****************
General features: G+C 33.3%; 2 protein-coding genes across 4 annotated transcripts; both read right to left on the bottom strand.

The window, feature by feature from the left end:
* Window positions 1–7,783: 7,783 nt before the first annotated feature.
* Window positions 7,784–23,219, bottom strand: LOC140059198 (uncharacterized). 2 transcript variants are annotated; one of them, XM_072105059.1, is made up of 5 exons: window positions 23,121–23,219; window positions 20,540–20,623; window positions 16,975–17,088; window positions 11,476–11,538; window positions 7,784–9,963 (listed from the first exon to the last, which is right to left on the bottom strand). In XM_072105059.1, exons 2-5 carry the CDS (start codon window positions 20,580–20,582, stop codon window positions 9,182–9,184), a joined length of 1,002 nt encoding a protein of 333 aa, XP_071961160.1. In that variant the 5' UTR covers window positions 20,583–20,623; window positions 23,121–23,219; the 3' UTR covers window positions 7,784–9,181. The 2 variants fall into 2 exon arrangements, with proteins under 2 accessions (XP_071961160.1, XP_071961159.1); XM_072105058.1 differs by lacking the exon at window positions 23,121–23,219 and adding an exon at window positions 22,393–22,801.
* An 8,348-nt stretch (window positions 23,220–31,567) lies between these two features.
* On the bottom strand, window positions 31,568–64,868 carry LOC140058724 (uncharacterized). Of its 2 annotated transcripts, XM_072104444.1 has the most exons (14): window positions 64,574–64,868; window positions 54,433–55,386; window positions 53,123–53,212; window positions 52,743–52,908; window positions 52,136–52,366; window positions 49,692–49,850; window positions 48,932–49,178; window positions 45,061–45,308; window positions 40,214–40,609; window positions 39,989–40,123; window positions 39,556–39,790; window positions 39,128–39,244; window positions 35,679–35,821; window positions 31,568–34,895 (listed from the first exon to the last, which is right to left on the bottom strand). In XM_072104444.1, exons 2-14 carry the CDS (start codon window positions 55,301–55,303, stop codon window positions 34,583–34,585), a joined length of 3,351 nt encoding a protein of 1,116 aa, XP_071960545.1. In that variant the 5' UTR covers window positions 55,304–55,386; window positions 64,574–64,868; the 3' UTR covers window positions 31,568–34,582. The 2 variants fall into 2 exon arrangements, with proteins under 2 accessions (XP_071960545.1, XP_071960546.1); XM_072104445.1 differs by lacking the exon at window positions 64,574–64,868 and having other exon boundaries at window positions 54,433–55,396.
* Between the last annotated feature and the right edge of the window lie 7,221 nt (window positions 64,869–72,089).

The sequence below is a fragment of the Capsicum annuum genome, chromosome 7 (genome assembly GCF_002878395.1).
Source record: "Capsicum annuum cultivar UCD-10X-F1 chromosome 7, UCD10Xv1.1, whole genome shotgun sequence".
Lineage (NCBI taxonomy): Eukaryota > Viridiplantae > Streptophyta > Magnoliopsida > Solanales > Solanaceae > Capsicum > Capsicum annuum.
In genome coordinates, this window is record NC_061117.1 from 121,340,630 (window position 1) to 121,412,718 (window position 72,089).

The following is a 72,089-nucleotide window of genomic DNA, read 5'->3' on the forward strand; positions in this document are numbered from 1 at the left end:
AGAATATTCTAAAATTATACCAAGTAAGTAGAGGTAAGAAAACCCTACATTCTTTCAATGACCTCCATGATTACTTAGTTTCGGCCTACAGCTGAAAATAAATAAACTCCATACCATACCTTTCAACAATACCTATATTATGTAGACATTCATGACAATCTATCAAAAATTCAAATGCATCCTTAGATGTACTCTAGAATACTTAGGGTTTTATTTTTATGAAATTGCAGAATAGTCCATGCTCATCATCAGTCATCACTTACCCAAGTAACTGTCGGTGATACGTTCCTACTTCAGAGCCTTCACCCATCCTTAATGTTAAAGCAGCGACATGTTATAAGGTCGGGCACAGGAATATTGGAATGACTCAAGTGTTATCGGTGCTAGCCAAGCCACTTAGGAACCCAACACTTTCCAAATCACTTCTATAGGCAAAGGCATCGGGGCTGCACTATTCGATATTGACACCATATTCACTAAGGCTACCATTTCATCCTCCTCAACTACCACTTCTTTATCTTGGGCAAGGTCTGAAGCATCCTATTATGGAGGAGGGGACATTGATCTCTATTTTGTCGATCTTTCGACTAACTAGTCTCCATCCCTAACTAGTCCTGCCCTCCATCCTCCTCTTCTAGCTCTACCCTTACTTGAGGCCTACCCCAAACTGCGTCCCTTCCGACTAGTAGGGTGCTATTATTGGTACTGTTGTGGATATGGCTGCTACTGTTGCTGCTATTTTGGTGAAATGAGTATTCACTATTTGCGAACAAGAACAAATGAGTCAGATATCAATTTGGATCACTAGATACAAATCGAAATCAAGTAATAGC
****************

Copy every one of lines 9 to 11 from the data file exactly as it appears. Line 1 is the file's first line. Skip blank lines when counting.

Source record: "Capsicum annuum cultivar UCD-10X-F1 chromosome 7, UCD10Xv1.1, whole genome shotgun sequence".
Lineage (NCBI taxonomy): Eukaryota > Viridiplantae > Streptophyta > Magnoliopsida > Solanales > Solanaceae > Capsicum > Capsicum annuum.
In genome coordinates, this window is record NC_061117.1 from 121,340,630 (window position 1) to 121,412,718 (window position 72,089).